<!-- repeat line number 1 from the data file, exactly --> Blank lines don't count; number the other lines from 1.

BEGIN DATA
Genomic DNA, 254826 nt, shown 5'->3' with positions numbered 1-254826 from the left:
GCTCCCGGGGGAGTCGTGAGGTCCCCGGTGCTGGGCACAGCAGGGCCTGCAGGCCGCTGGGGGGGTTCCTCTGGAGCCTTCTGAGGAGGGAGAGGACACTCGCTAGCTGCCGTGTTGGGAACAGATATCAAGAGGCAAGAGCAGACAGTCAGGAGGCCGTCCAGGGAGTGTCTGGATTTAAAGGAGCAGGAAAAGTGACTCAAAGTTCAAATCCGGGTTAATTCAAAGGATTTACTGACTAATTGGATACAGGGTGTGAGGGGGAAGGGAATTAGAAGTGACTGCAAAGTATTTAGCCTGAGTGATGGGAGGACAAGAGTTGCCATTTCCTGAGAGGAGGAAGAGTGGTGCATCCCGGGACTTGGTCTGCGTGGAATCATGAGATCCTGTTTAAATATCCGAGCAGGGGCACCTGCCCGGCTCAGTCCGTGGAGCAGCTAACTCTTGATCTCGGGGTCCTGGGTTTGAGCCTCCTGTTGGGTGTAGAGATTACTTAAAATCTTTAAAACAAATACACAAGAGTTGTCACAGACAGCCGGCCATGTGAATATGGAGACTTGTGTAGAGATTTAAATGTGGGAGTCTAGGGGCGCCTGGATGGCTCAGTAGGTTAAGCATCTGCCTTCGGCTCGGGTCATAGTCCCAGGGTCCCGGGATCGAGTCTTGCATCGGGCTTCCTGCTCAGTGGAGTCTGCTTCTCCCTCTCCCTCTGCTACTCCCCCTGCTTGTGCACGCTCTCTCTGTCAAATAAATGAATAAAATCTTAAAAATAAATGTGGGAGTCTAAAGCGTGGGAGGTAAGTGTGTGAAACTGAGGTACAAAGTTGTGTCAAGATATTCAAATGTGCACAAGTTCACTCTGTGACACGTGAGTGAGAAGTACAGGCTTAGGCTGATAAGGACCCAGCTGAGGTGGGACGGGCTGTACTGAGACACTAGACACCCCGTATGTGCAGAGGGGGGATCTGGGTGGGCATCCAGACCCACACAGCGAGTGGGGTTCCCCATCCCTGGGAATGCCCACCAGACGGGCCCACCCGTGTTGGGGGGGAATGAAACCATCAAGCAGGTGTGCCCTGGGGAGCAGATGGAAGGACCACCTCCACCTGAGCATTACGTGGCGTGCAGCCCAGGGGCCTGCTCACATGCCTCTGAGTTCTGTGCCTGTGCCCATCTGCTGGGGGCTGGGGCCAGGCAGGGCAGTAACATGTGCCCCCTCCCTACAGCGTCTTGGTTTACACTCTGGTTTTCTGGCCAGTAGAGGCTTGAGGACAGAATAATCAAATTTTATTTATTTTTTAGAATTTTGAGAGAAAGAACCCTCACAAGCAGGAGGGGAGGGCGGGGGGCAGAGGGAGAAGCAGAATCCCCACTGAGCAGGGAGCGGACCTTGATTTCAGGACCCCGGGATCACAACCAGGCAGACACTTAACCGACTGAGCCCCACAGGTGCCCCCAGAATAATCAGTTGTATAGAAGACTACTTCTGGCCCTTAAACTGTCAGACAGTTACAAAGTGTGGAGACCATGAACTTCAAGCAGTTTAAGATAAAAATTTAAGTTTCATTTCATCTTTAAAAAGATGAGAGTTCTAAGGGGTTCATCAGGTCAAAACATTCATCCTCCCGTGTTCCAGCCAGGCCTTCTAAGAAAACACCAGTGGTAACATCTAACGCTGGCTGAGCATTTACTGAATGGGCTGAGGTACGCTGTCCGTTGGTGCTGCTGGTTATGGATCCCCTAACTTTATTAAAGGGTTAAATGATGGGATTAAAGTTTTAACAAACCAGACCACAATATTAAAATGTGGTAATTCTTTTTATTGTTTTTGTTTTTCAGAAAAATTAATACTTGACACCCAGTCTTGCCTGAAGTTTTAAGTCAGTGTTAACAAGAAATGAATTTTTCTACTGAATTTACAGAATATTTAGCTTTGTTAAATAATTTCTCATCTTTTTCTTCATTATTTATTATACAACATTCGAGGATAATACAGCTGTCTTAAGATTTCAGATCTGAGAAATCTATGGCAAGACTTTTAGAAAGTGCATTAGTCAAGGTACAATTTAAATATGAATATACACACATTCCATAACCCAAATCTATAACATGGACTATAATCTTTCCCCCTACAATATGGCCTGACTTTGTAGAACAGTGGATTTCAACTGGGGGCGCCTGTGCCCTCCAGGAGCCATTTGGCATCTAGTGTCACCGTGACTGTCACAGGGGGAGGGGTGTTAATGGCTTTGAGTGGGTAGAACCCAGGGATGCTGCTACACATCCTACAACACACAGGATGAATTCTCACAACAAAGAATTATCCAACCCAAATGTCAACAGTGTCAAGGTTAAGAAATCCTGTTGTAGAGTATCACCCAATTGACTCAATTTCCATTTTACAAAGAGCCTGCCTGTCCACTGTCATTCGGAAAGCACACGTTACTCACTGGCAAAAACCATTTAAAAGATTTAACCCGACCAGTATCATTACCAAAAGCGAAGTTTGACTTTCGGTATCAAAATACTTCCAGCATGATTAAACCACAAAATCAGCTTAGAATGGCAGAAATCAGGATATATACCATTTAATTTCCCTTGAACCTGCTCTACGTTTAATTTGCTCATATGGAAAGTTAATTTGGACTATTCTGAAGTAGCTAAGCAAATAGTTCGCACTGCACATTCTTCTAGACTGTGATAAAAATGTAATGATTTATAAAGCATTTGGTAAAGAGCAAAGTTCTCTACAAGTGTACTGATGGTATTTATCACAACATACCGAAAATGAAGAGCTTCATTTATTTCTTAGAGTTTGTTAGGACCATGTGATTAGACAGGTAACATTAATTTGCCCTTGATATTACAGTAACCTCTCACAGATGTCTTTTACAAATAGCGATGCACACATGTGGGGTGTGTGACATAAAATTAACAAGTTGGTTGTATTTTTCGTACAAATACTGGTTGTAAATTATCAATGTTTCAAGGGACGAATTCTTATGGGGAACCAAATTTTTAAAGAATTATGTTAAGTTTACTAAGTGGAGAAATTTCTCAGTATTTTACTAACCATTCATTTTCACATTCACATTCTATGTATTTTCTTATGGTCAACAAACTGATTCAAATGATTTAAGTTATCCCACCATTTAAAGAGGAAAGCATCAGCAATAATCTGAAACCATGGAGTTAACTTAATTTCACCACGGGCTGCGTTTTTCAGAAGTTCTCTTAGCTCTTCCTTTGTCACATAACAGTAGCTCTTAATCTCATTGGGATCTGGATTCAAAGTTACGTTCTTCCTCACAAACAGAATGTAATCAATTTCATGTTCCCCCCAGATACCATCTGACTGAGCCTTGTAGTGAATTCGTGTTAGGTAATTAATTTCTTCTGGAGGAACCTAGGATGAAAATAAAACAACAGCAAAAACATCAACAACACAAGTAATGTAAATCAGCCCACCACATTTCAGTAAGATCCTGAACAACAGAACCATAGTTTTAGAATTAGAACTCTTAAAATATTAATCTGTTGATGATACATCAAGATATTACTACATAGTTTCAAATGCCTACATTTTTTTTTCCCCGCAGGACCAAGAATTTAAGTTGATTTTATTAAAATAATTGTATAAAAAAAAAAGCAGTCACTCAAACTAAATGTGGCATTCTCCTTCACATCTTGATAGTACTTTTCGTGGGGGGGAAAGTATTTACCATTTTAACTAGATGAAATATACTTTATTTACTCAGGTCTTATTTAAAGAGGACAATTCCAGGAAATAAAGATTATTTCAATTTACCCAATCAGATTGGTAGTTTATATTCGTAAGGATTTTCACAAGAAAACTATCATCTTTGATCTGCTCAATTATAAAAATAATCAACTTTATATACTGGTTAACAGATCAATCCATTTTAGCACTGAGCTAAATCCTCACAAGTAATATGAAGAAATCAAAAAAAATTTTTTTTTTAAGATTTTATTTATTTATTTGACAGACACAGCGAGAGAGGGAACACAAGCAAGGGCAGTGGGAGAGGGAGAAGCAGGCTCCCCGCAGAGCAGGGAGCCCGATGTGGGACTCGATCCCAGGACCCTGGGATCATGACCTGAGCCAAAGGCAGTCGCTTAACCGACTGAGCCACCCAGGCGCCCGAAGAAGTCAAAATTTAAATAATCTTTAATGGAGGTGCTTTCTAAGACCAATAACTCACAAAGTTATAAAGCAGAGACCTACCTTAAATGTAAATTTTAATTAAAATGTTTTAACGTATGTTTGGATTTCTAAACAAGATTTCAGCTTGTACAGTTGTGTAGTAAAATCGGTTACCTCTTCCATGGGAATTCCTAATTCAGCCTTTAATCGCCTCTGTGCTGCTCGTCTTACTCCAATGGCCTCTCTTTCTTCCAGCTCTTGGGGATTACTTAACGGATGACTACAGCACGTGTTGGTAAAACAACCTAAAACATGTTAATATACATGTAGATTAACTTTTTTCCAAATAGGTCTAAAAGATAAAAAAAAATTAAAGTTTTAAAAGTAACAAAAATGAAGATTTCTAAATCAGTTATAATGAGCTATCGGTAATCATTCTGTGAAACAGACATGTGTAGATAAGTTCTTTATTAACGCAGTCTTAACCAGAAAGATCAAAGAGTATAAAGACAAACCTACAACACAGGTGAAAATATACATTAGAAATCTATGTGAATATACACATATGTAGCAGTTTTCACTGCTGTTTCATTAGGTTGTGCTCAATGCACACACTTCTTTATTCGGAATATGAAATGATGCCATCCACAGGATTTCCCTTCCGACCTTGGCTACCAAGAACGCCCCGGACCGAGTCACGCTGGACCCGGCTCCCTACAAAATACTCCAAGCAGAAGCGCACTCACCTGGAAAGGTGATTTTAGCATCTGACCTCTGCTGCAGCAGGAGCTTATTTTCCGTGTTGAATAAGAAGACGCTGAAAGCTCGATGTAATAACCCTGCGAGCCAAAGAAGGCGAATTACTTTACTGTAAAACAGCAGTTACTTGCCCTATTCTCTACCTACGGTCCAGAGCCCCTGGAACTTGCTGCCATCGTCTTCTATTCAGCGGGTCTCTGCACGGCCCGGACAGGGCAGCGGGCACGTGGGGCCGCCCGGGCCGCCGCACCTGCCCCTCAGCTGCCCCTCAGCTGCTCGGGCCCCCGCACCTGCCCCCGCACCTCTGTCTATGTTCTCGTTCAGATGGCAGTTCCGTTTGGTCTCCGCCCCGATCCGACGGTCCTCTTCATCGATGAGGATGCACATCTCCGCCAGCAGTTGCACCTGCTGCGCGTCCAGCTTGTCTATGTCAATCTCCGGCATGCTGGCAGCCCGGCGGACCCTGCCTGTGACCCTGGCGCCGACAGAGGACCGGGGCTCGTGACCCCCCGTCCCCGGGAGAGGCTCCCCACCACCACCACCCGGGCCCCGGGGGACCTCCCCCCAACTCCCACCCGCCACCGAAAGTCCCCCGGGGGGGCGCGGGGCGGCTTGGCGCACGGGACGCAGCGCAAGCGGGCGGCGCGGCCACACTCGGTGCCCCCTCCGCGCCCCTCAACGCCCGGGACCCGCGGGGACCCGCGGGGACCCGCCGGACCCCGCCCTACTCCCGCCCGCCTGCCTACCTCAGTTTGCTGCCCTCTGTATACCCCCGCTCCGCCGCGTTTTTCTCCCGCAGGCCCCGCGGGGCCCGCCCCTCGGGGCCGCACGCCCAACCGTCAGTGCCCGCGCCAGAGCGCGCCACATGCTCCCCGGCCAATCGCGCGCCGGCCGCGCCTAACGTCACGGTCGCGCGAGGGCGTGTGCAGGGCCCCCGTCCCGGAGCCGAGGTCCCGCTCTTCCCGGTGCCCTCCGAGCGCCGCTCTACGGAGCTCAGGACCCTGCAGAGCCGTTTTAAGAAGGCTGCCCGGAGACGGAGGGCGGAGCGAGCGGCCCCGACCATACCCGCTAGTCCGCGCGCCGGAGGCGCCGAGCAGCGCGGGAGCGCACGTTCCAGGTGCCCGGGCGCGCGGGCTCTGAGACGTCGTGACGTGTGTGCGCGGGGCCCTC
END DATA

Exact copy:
Genomic DNA, 254826 nt, shown 5'->3' with positions numbered 1-254826 from the left: